bon bibi

My motive of writing this piece was to highlight the fact that the happenings of the world are so interlinked. One can’t blame the people of Sundarbans for venturing into the forests nor can one put the blame squarely on the tigers for getting into their villages or attacking them in the forests. Nature is detoriating and while we might have alternatives, the wilderness has none. It’s our prerogative to understand our heritage and save it. The onus completely lies on us, the most intelligent species on earth. The only way to save Sundarbans would be minimal interference in the ways of the wild while providing those 4 million a way out for decent life. Total rehabilitation is next to impossible but much is to be done for them. The wild has its way of regeneration but if we don’t provide for the villagers of Sundarbans then the thin line that separates them with the dangers of the forests would keep crumbling and one day it would come to a naught and that I dread of.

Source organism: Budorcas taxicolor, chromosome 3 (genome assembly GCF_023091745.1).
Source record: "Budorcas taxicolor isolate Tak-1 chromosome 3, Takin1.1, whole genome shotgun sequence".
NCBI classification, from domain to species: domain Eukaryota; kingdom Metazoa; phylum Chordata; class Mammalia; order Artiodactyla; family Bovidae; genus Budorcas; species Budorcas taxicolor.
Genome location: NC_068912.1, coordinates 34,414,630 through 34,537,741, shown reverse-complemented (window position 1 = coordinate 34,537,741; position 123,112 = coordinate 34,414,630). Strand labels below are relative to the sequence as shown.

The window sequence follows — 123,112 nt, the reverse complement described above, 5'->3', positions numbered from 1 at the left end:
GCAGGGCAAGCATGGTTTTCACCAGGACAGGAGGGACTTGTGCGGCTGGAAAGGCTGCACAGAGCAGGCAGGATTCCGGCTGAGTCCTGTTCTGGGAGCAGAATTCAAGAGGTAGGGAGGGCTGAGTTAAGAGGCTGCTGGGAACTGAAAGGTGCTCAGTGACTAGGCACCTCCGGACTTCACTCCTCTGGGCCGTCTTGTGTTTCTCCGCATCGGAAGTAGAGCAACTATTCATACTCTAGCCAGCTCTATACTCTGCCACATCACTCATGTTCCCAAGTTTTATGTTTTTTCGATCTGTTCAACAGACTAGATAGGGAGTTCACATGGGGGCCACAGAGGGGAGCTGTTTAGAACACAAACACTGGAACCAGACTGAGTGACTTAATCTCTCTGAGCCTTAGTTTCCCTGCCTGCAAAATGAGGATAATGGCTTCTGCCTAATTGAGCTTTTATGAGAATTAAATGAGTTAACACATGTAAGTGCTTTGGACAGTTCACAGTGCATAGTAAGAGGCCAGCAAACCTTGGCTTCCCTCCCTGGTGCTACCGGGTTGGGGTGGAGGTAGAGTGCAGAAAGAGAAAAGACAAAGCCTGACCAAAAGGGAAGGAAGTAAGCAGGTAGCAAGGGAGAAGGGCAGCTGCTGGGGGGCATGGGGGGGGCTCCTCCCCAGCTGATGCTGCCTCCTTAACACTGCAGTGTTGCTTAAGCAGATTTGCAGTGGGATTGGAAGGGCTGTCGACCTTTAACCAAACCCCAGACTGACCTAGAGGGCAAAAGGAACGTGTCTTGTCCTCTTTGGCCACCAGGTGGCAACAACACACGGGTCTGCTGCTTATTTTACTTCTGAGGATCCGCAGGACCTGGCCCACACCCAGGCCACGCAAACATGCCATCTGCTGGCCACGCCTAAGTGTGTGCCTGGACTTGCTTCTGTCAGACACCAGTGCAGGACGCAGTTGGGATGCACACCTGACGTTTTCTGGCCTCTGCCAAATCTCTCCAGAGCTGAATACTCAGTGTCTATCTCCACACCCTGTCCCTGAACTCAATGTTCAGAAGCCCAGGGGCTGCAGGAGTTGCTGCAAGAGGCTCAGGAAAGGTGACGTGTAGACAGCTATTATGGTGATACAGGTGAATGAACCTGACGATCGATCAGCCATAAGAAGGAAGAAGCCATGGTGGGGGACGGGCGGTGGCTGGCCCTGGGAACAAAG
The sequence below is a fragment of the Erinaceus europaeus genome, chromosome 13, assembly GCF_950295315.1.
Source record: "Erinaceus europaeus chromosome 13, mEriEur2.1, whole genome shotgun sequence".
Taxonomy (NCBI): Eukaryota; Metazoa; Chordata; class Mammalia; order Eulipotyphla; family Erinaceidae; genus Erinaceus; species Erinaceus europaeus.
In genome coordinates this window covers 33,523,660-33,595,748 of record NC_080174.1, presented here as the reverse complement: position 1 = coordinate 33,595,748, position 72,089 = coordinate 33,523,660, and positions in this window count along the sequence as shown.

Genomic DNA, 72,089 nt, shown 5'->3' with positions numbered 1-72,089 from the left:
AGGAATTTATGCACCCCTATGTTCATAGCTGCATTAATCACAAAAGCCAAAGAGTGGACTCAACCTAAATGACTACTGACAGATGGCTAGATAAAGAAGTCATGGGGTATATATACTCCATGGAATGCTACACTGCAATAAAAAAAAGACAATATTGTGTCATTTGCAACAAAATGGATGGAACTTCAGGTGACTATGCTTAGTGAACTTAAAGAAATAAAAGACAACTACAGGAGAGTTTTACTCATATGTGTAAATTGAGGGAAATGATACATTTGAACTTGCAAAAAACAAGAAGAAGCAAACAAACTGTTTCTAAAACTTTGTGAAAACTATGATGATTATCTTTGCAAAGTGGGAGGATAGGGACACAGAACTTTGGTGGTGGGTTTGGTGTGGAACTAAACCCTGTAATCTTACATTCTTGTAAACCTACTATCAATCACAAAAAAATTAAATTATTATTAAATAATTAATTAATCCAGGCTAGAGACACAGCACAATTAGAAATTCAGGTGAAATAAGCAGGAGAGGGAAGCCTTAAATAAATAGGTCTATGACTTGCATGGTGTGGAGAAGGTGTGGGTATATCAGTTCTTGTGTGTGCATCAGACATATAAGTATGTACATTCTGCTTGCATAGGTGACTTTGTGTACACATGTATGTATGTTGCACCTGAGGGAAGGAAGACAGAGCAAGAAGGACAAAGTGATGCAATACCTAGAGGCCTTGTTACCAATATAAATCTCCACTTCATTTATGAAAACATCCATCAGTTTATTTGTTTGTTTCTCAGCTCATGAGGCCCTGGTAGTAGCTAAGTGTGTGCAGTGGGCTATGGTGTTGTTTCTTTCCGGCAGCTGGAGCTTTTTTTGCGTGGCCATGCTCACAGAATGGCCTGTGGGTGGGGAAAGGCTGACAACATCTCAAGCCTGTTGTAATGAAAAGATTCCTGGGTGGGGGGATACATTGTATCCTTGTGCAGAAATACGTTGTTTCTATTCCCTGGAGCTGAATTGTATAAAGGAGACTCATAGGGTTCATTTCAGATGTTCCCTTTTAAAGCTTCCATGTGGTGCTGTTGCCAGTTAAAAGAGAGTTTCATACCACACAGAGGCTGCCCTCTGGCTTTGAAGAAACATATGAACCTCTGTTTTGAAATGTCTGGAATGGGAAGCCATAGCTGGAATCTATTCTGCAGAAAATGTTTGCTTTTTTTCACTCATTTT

N.B: All the pics have been sourced from Google and in case anyone in particular owns a photograph kindly let me know. I would mention the name.


One response to this post.

  1. Posted by fazil on 26/09/2014 at 2:22 pm

    save India. dont pollute.